June 4, 2008 Passed That Bill C-377, in Clause 13, be amended by replacing lines 28 to 43 on page 8 and lines 1 to 12 on page 9 with the following: “the National Round Table on the Environment and the Economy established by section 3 of the National Round Table on the Environment and the Economy Act shall perform the following with respect to the statement: ( a) undertake research and gather information and analyses on the statement in the context of sustainable development; and ( b) advise the Minister on issues that are within its purpose, as set out in section 4 of the National Round Table on the Environment and the Economy Act, including the following, to the extent that they are within that purpose: (i) the likelihood that each of the proposed measures will achieve the emission reductions projected in the statement, (ii) the likelihood that the proposed measures will enable Canada to meet its commitment under section 5 and meet the interim Canadian greenhouse gas emission targets referred to in section 6, and (iii) any other matters that the National Round Table on the Environment and the Economy considers relevant. (2) The Minister shall ( a) within three days after receiving the advice referred to in paragraph (1)(b): (i) publish it in any manner that the Minister considers appropriate, and (ii) submit it to the Speakers of the Senate and the House of Commons and the Speakers shall table it in their respective Houses on any of the first three days on which that House is sitting after the day on which the Speaker receives the advice; and ( b) within 10 days after receiving the advice, publish a notice in the Canada Gazette setting out how the advice was published and how a copy of the publication may be obtained.”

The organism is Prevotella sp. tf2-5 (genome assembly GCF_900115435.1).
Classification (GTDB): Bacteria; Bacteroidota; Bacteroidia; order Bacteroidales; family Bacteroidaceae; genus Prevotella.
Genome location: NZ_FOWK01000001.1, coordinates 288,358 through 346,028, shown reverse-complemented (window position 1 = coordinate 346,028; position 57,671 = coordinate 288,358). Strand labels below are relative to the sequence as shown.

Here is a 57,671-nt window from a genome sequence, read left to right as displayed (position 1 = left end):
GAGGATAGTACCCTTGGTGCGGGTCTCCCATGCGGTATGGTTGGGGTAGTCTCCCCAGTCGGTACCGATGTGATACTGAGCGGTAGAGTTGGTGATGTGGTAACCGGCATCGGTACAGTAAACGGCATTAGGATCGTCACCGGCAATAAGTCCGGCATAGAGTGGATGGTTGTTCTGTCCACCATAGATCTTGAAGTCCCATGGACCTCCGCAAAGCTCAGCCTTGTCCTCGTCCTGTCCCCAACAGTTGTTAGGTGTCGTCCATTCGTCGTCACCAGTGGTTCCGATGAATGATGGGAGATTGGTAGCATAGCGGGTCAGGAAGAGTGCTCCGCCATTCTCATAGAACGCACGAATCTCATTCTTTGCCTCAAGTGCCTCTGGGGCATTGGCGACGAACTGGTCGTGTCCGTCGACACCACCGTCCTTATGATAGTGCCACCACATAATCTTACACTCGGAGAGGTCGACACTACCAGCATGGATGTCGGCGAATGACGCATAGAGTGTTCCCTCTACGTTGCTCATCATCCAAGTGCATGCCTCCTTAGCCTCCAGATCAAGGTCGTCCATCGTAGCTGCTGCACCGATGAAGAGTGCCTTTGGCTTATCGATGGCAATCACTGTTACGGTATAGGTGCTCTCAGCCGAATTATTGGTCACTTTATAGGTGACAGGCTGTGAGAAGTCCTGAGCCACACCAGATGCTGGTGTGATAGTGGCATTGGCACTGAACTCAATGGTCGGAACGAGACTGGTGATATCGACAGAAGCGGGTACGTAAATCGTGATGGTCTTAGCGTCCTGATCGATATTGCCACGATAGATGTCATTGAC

June 4, 2008 Passed That Bill C-377, in Clause 2, be amended by adding after line 15 on page 2 the following: ““greenhouse gases” means the following substances, as they appear on the List of Toxic Substances in Schedule 1 of the Canadian Environmental Protection Act, 1999: ( a) carbon dioxide, which has the molecular formula CO2; ( b) methane, which has the molecular formula CH4; ( c) nitrous oxide, which has the molecular formula N2O; ( d) hydrofluorocarbons that have the molecular formula CnHxF(2n+2-x) in which 0<n<6; ( e) the following perfluorocarbons: (i) those that have the molecular formula CnF2n+2 in which 0<n<7, and (ii) octafluorocyclobutane, which has the molecular formula C4F8; and ( f) sulphur hexafluoride, which has the molecular formula SF6.”